For those who don’t know, I’m a contributor over at the U.K. site Fantasy Faction, and the editors graciously allowed me to handle the Philippine stop of their “World Tour of Wonderment“, a regular feature where the site focuses on a particular country and its contributions to, and traditions of, the fantastic. This is the first part of the article, and gives an overview of our varied mythologies, as well as some of our folklore creatures. The article is meant to be a basic primer for non-Filipinos, but it may be an interesting read for anyone interested in the Philippine fantastic. In the second part of the article, coming next week, I’ll mention specific works and creators to check out.
Archive for April, 2012
Flipside Publishing has partnered up with the 2012 Summer Komikon to hold a 24-Hour Comic Creation contest, with three winners receiving publishing contracts with Flipside Publishing, for digital releases of their comics. Registration will take place on April 25, 2012 to May 16, 2012. Komixathon itself will be held between noon of May 19, 2012 to noon of May 20, 2012. Registered users will receive a username and password which will allow them to upload their comics to Flipside’s servers during those two days. Interested participants can email email@example.com to register. You can read more details here.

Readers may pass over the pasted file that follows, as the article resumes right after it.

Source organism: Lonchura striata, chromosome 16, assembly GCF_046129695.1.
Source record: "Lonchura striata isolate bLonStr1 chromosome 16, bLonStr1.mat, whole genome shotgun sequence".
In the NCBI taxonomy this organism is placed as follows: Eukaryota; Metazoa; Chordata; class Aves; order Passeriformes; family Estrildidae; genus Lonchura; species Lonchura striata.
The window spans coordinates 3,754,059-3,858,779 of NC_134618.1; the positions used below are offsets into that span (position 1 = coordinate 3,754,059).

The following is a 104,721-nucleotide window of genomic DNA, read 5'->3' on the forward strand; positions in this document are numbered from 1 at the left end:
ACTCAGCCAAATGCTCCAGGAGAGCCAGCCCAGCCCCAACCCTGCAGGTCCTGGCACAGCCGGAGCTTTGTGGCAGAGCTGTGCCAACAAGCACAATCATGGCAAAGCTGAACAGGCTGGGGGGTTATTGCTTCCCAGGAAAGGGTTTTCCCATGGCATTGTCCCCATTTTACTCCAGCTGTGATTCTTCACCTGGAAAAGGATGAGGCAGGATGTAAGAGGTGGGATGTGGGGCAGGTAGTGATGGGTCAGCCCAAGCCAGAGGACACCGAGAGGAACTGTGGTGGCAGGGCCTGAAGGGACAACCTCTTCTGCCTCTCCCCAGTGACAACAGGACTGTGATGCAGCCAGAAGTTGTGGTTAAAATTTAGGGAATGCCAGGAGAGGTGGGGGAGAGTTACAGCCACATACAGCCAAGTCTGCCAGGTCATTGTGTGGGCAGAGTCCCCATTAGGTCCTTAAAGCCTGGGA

Filipino comics legend Tony de Zuñiga (co-creator of Jonah Hex) suffered a stroke a few days ago, and he is in dire need of financial assistance. You can read the details here, and donate via Paypal at firstname.lastname@example.org. If you’re unfamiliar with de Zuñiga’s work and the debt owed to him by many Filipino artists, you can check out his entry at The Philippine Comics Art Museum here.
EDIT: A new site, http://fansfortonydezuniga.com/, has been set up as another avenue for those who want to help.
[Image via The Philippine Comics Art Museum]
Congratulations to Kenneth Yu and Kristine Ong Muslim, whose works have been singled-out by editor Ellen Datlow for Honorable Mention in the upcoming volume 4 of “The Best Horror of the Year“. Kenneth’s inclusion was due to “The Kiddie Pool,” from Philippine Speculative Fiction 6, and Kristine was cited for her two poems, “The Invisible,” in Unspoken Water #1 and “The Seventh Stranger,” Paper Crow, fall. Huzzah!
EDIT: Seems Kyu and Kristine aren’t the only ones! Here are the others:
- Tina del Rosario “Scars,” Heights Senior Folio
- “Less Talk, Less Mistake” by Xin Mei, Philippine Genre Stories (Crime Issue)
- “God is the Space Between” by Maryanne Moll, Philippine Genre Stories (Crime Issue)
- “The Departure” by Marianne Villannueva, Philippine Genre Stories Online